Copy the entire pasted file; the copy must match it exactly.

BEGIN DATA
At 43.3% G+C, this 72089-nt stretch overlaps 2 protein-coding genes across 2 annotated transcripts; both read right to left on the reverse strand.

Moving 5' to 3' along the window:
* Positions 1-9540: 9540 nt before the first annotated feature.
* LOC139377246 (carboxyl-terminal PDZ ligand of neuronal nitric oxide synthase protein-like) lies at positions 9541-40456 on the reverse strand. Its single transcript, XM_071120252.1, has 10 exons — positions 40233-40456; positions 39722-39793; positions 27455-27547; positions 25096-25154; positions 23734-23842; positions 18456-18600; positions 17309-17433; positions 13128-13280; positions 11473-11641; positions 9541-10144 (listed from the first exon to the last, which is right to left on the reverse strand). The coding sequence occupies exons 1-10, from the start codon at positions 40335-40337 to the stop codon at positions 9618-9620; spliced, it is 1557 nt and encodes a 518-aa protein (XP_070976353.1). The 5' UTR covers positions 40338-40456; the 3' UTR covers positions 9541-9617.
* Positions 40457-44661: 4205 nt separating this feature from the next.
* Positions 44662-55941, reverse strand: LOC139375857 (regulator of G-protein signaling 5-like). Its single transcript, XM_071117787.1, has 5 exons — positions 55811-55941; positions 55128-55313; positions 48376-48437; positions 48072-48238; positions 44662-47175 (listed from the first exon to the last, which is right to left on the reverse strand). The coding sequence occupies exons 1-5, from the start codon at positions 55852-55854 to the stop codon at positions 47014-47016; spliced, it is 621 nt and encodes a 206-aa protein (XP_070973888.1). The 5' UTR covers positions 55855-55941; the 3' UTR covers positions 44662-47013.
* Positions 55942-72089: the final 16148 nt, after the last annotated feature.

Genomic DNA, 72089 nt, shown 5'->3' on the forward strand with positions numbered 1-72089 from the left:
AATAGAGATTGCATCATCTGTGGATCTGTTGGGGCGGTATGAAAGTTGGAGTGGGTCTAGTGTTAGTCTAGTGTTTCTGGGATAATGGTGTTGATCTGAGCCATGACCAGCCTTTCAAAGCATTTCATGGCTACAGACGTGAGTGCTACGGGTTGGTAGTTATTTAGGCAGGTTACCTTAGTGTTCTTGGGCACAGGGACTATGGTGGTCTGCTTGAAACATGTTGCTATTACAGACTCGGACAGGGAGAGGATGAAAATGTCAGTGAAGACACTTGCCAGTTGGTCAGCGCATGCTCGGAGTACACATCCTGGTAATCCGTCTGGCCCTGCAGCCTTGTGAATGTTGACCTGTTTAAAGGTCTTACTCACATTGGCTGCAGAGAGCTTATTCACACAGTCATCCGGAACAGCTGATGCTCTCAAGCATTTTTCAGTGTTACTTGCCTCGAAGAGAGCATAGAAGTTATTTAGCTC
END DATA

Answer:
At 43.3% G+C, this 72089-nt stretch overlaps 2 protein-coding genes across 2 annotated transcripts; both read right to left on the reverse strand.

Moving 5' to 3' along the window:
* Positions 1-9540: 9540 nt before the first annotated feature.
* LOC139377246 (carboxyl-terminal PDZ ligand of neuronal nitric oxide synthase protein-like) lies at positions 9541-40456 on the reverse strand. Its single transcript, XM_071120252.1, has 10 exons — positions 40233-40456; positions 39722-39793; positions 27455-27547; positions 25096-25154; positions 23734-23842; positions 18456-18600; positions 17309-17433; positions 13128-13280; positions 11473-11641; positions 9541-10144 (listed from the first exon to the last, which is right to left on the reverse strand). The coding sequence occupies exons 1-10, from the start codon at positions 40335-40337 to the stop codon at positions 9618-9620; spliced, it is 1557 nt and encodes a 518-aa protein (XP_070976353.1). The 5' UTR covers positions 40338-40456; the 3' UTR covers positions 9541-9617.
* Positions 40457-44661: 4205 nt separating this feature from the next.
* Positions 44662-55941, reverse strand: LOC139375857 (regulator of G-protein signaling 5-like). Its single transcript, XM_071117787.1, has 5 exons — positions 55811-55941; positions 55128-55313; positions 48376-48437; positions 48072-48238; positions 44662-47175 (listed from the first exon to the last, which is right to left on the reverse strand). The coding sequence occupies exons 1-5, from the start codon at positions 55852-55854 to the stop codon at positions 47014-47016; spliced, it is 621 nt and encodes a 206-aa protein (XP_070973888.1). The 5' UTR covers positions 55855-55941; the 3' UTR covers positions 44662-47013.
* Positions 55942-72089: the final 16148 nt, after the last annotated feature.

Genomic DNA, 72089 nt, shown 5'->3' on the forward strand with positions numbered 1-72089 from the left:
AATAGAGATTGCATCATCTGTGGATCTGTTGGGGCGGTATGAAAGTTGGAGTGGGTCTAGTGTTAGTCTAGTGTTTCTGGGATAATGGTGTTGATCTGAGCCATGACCAGCCTTTCAAAGCATTTCATGGCTACAGACGTGAGTGCTACGGGTTGGTAGTTATTTAGGCAGGTTACCTTAGTGTTCTTGGGCACAGGGACTATGGTGGTCTGCTTGAAACATGTTGCTATTACAGACTCGGACAGGGAGAGGATGAAAATGTCAGTGAAGACACTTGCCAGTTGGTCAGCGCATGCTCGGAGTACACATCCTGGTAATCCGTCTGGCCCTGCAGCCTTGTGAATGTTGACCTGTTTAAAGGTCTTACTCACATTGGCTGCAGAGAGCTTATTCACACAGTCATCCGGAACAGCTGATGCTCTCAAGCATTTTTCAGTGTTACTTGCCTCGAAGAGAGCATAGAAGTTATTTAGCTC